Submited on: 14 Sep 2012 01:33:48 PM GMT
Published on: 15 Sep 2012 05:26:38 PM GMT

This paper has been expanded and published:


L. Ingber, M. Pappalepore, and R.R. Stesiak, ``Electroencephalographic field influence on calcium momentum waves,'' Journal of Theoretical Biology (in press)(2014). [ URL and ]


In a recent papers, L. Ingber, "Columnar EEG magnetic influences on molecular development of short-term memory," in Short-Term Memory: New Research, edited by G. Kalivas and S.F. Petralia (Nova, Hauppauge, NY, 2012), p. 37-72. [Invited Paper. URL], and P.L. Nunez, R. Srinivasan, and L. Ingber, "Theoretical and experimental electrophysiology in human neocortex: Multiscale correlates of conscious experience," in Multiscale Analysis and Nonlinear Dynamics, edited by M. Pesenson (Wiley, New York, 2012), p. (to be published), I include mention of a calculation reported in L. Ingber, "Influence of macrocolumnar EEG on Ca waves,'' Current Progress Journal 1 (1), 4-8 (2012). [URL and]


In that last paper, I calculate a vector potential A of large macrocolumnar EEG that is quite large relative to Ca2+ momenta. This should have a large influence on, if not initiation of, Ca2+ waves. I believe the basic premise to be robust against any theoretical modeling, as I use experimental data wherever possible for both Ca2+ ions and for large-scale electromagnetic activity.


Also, in the context of quantum influences, for some years it has been noted that a reasonable Gaussian wave function for a Ca2+ ion during its participation in a wave can have a spatial spread on the order of a synapse. I note the p.A effect is simply calculated here with the same answer as in the classical case: The momentum representation of such a Gaussian is itself a Gaussian. The field A is shown in this paper to be quite insensitive to a reasonable spatial location, so we just have to consider the expectation of momentum p, which gives back the classical value. (This is more straightforward than a typical p.A calculation that does a partial integration to get x.dA/dt (partial derivatives) giving x.E, but "x" is not as directly observed as p is in this context.)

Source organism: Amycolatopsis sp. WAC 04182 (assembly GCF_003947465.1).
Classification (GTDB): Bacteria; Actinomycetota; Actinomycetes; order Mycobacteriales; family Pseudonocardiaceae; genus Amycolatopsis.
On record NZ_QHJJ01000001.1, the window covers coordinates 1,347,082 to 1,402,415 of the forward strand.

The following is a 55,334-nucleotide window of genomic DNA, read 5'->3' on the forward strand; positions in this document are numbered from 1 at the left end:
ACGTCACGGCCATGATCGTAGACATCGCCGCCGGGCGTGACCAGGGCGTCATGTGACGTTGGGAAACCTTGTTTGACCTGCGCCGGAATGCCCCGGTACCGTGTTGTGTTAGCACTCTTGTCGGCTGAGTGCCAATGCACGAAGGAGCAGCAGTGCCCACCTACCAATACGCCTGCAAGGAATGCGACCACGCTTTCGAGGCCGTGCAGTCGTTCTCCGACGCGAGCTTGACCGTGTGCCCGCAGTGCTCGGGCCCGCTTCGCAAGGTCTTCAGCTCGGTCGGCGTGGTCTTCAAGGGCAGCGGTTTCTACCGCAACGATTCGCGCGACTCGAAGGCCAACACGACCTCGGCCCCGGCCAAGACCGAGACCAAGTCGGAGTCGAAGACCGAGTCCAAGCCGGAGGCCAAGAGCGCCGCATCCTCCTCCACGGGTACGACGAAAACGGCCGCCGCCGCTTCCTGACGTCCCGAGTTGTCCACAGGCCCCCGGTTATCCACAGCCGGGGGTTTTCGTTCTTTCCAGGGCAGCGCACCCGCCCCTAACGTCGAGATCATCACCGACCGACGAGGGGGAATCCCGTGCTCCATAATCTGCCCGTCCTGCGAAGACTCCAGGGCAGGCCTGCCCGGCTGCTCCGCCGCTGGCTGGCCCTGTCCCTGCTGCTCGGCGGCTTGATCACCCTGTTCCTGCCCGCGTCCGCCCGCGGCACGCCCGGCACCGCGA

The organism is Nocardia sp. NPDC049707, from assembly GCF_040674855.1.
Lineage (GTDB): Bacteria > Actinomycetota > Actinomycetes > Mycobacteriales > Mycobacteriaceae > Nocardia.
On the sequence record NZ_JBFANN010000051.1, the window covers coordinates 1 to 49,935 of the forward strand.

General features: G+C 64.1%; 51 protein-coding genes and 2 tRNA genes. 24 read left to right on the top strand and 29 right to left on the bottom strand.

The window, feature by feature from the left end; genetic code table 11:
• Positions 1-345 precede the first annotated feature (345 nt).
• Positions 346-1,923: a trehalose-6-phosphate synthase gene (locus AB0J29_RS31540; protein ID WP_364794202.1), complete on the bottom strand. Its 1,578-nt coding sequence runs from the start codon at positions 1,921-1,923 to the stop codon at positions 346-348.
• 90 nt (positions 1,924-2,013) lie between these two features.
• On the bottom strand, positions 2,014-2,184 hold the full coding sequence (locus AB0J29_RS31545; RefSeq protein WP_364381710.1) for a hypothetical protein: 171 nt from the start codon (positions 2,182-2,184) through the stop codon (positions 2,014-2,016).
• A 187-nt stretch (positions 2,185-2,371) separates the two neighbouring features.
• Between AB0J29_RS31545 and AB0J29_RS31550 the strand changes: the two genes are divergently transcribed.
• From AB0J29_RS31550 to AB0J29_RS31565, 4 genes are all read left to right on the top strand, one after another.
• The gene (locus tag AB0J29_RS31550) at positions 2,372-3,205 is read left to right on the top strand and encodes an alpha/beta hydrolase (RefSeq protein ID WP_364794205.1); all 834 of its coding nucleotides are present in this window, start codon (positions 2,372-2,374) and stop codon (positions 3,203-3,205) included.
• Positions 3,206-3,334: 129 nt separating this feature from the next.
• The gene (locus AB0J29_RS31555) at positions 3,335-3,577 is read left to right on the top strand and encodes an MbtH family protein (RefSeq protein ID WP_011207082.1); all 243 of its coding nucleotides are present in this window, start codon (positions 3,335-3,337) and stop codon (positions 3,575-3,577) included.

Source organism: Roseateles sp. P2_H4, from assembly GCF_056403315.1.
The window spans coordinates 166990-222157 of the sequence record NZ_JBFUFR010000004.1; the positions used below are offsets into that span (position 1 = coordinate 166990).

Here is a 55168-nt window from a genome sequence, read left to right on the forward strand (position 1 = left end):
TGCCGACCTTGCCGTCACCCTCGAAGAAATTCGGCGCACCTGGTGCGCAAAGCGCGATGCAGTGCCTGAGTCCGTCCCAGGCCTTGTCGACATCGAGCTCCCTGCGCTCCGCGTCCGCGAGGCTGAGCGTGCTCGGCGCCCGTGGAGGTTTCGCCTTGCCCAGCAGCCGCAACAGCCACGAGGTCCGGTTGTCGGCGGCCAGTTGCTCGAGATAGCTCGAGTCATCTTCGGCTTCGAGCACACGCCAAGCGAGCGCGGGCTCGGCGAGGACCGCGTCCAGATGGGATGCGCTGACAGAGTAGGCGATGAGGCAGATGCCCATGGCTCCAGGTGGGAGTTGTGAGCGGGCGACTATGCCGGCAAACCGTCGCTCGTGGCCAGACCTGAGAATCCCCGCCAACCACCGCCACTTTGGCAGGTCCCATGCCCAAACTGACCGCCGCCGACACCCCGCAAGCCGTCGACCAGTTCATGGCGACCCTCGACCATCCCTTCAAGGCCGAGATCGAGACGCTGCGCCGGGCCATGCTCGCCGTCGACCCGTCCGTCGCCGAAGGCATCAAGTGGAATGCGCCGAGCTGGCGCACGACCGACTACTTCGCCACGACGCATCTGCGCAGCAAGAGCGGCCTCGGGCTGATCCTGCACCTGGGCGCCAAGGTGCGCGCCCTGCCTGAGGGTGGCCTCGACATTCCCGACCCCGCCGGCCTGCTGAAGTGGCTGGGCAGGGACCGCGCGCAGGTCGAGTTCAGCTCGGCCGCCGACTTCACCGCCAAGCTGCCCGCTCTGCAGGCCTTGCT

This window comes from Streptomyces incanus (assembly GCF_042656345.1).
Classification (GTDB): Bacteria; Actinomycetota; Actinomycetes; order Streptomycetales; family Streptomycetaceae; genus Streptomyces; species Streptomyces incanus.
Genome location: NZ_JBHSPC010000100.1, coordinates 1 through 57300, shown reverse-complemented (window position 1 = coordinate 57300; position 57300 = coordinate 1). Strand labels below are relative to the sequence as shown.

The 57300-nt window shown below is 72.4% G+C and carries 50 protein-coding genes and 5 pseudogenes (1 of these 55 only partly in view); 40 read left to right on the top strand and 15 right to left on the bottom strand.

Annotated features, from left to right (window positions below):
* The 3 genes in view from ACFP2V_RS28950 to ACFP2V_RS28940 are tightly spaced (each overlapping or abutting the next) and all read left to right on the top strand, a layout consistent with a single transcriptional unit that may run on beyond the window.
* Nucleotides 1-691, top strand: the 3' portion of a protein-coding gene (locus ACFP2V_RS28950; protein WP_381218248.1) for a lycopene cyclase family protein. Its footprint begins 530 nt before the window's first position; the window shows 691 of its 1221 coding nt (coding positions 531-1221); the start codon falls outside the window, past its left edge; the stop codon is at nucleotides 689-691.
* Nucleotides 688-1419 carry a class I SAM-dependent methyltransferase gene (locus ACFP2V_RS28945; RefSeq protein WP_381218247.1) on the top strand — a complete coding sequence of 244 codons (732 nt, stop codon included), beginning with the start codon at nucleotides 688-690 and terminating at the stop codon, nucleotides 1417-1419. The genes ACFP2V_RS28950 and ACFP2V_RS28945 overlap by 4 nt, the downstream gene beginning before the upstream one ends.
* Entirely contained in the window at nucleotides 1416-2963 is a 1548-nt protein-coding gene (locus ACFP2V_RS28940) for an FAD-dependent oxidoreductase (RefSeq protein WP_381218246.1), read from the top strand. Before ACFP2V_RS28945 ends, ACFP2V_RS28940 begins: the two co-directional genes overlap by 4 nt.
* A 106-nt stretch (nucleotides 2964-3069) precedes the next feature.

So, we are left with a conjecture, simply noting that a p.A effect could be seen as a predominance of Ca2+ waves in directions closely aligned to the direction perpendicular to neocortical laminae (A is in the same direction as the current flow, typically across laminae, albeit they are convoluted), especially during strong collective EEG (e.g., strong enough to be measured on the scalp, such as during selective attention tasks). It will be "interesting" to see if any experiments will support this conjecture? I realize that the spatial scales of Ca2+ wave and macro-EEG are quite disparate, so a group would have to be able to see and correlate both scales in time scales on the order of msec.